The Edward Snowden affair: A corpus study of the British press

Jens Branum, Jonathan Charteris-Black

Research output: Contribution to JournalArticleAcademicpeer-review

Abstract

Keyword analysis is used to compare the reporting strategies of three major UK newspapers on the topic of Edward Snowden and state surveillance. Differences are identified in the reporting strategies of The Guardian, Daily Mail and The Sun that provide insight into the ideology of the British press. There is significant variation in the style, content and stances of each newspaper towards state surveillance, as well as clear evidence of ideology within each paper: The Guardian is critical of surveillance and defensive of its decision to publish classified documents; the Daily Mail focuses heavily on personalisation and the personal life of Edward Snowden; and The Sun perpetuates an us/them ideology that is highly supportive of state surveillance. These differences are motivated by each newspaper’s ideology, news values and audience considerations and demonstrate how British newspapers offer radically different perspectives on the same events.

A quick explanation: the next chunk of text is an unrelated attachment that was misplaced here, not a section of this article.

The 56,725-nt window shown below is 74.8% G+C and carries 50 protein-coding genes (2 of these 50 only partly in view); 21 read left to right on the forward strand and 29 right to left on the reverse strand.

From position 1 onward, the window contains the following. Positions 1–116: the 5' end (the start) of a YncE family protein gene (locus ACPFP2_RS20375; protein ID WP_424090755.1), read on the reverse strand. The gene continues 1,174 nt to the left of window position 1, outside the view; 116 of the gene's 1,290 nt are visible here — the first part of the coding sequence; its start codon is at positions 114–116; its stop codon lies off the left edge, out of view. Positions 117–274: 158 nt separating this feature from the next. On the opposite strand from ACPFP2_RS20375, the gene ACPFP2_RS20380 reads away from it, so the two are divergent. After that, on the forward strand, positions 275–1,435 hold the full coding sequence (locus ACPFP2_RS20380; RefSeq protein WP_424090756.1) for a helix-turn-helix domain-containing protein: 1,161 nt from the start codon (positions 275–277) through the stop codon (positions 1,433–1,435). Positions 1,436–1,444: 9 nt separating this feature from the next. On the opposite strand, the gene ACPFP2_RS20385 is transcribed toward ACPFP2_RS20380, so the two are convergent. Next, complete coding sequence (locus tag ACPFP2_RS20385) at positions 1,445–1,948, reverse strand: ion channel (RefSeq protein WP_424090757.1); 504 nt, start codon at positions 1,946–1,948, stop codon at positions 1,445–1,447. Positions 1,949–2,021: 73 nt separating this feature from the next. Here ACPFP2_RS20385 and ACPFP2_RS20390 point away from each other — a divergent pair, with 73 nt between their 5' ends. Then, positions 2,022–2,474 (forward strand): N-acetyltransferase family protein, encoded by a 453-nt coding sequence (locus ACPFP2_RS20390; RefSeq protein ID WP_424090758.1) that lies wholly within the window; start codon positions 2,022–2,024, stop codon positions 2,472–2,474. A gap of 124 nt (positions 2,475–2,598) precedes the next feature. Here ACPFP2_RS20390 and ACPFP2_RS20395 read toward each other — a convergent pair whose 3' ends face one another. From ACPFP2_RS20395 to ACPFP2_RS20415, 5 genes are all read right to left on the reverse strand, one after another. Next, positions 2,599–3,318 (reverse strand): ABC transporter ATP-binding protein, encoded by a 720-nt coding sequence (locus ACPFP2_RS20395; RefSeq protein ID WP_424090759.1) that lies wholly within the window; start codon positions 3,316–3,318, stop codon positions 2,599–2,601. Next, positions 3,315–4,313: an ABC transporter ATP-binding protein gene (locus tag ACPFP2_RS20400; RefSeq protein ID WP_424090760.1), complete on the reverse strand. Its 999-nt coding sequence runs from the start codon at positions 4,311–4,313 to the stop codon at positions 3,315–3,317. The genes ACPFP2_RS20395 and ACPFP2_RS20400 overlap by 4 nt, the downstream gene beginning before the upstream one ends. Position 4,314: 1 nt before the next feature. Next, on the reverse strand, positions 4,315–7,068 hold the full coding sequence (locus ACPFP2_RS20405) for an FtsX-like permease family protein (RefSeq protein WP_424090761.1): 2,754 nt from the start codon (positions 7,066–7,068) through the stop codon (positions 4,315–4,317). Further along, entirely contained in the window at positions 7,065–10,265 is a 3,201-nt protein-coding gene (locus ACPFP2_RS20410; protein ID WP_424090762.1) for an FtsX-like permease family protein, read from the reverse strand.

Original languageEnglish
Pages (from-to)199-220
JournalDiscourse and Communication
Volume9
Issue number2
Publication statusPublished - 3 Feb 2015

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